1188 — Adapting a family-involved intervention to increase initiation and completion of evidenced-based psychotherapy for posttraumatic stress disorder
Lead/Presenter: Megan Shepherd-Banigan,
COIN - Durham
All Authors: Shepherd-Banigan M (Durham VA Health Care System, Duke University Department of Population Health Sciences, Duke-Margolis Center for Health Policy), Wells SY (Durham VA Health Care System) Falkovic M (Durham VA Health Care System, Duke University Department of Population Health Sciences) Ackland PE (Center for Care Delivery and Outcomes Research - Minneapolis VA Health Care System, Department of Medicine - University of Minnesota) Swinkels C (Durham VA Health Care System) Dedert E (Durham VA Health Care System, Department of Psychiatry & Behavioral Sciences - Duke University School of Medicine) Ruffin R (Durham VA Health Care System) Van Houtven CH (Durham VA Health Care System, Duke University Population of Health Sciences, Duke-Margolis Center for Health Policy) Calhoun PS (Durham VA Health Care System, Department of Psychiatry & Behavioral Sciences- Duke University School of Medicine) Edelman D (Durham VA Health Care System, Division of General Internal Medicine, Department of Medicine- Duke University School of Medicine) Weidenbacher HJ (Durham VA Health Care System) Shapiro A (Durham VA Health Care System) Glynn S (Semel Institute of Neuroscience and Human Behavior- Greater LA VA Health Care System/UCLA)
We present the adaptation of Recovery-Oriented Decisions for Relativesâ€™ Support (REORDER)â€”a family-based intervention for individuals with serious mental illnessâ€” to create Family Support in Mental Health Recovery (FAMILIAR), an intervention that seeks to strengthen family membersâ€™ abilities to help Veterans engage in posttraumatic stress disorder (PTSD) therapy.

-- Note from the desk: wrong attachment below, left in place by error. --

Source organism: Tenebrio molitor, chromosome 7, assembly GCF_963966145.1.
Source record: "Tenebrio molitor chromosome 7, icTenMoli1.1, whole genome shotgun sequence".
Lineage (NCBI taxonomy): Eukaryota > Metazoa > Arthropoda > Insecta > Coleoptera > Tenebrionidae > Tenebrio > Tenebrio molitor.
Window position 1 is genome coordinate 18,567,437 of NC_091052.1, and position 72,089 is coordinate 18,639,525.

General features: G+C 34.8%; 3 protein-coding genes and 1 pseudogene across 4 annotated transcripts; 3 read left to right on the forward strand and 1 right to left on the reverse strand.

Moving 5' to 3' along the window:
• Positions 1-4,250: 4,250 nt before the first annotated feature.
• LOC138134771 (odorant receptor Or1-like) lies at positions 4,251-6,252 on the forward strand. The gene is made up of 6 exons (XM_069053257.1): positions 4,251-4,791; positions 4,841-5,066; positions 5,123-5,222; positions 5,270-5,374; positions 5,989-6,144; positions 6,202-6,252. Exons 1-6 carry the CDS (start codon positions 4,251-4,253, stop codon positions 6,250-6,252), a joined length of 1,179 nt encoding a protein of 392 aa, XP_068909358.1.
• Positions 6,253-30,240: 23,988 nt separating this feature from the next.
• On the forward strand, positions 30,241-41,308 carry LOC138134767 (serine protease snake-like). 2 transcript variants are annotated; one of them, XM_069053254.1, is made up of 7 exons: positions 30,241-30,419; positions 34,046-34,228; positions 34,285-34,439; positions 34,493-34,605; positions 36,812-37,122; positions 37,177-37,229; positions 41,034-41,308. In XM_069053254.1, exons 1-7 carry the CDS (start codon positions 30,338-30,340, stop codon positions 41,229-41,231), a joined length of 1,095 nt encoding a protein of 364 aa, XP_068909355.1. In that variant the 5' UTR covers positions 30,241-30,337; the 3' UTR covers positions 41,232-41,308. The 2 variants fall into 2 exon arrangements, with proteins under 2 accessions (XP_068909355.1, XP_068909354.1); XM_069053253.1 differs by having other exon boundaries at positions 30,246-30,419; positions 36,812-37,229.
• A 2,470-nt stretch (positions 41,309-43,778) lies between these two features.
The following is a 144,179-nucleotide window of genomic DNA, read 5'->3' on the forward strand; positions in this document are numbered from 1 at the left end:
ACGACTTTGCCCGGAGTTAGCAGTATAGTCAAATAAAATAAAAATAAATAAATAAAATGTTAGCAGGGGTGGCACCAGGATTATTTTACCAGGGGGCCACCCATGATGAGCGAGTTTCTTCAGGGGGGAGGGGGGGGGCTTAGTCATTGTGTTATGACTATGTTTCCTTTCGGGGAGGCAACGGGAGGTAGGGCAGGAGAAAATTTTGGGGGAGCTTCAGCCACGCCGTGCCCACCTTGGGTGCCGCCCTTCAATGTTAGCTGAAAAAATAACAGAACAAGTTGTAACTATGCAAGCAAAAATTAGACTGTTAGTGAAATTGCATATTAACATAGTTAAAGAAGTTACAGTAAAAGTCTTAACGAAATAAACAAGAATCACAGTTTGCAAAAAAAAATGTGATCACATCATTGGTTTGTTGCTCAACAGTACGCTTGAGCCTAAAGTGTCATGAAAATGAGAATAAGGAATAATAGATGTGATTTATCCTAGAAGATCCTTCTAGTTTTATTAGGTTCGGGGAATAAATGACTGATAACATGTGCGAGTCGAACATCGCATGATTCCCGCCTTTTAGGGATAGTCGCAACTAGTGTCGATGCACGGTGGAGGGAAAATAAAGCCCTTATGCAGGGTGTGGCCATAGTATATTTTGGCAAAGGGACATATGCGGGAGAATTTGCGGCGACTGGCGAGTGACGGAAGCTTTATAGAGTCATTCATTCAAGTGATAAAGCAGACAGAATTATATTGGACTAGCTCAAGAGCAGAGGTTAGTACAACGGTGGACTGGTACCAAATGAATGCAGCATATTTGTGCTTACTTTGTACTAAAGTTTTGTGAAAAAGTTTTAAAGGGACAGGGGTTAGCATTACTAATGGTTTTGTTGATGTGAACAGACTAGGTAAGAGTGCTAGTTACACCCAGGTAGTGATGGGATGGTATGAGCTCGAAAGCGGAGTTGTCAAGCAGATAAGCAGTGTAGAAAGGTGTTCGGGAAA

We applied planned modifications to REORDER to meet needs of Veterans with PTSD and their family members. We used domains from the Framework for Adaptations and Modification (FRAME) to systematically track and describe modifications. Adaptations were informed by a series of discussions with Veterans, family members, clinicians, and VA system leaders. Then, a multi-disciplinary intervention development team met to determine which adaptations would be applied and how. Resulting adaptations made to REORDER included changes in content, structure, and delivery format.
The resulting intervention, FAMILIAR, was 3-4 sessions and applied shared-decision making and motivational interviewing to build knowledge about PTSD, treatment options and treatment expectations, and increase engagement among Veterans and family members. The first session was delivered prior to the start of PTSD evidenced-based program (EBB) therapy and sessions continued through EBP visits 3, 4, or 5. Sessions were designed for maximum flexibility and could be offered in-person or virtually. Sessions involved interactions between the interventionist with the Veteran and family member alone and together.
While feasibility and effectiveness testing is needed, we applied a proactive adaptation approach grounded in diverse stakeholder perspectives. We anticipate this approach will enhance FAMILIARâ€™s success in addressing patient, clinical, and system considerations of a family approach to increase Veteran engagement in PTSD treatment.
FAMILIAR is a brief intervention for Veterans who want to work with their family member to engage in EBPs, but who do not necessarily wish family members to participate in EBP sessions. Therefore, FAMILIAR is a tool mental health clinicians might use to augment EBP engagement and Veteran treatment outcomes through family support. FAMILIAR is also consistent with newly implemented VHA policies to engage family members to improve mental health outcomes for Veterans and could support VHA efforts to increase Veteran uptake of EBPs for PTSD.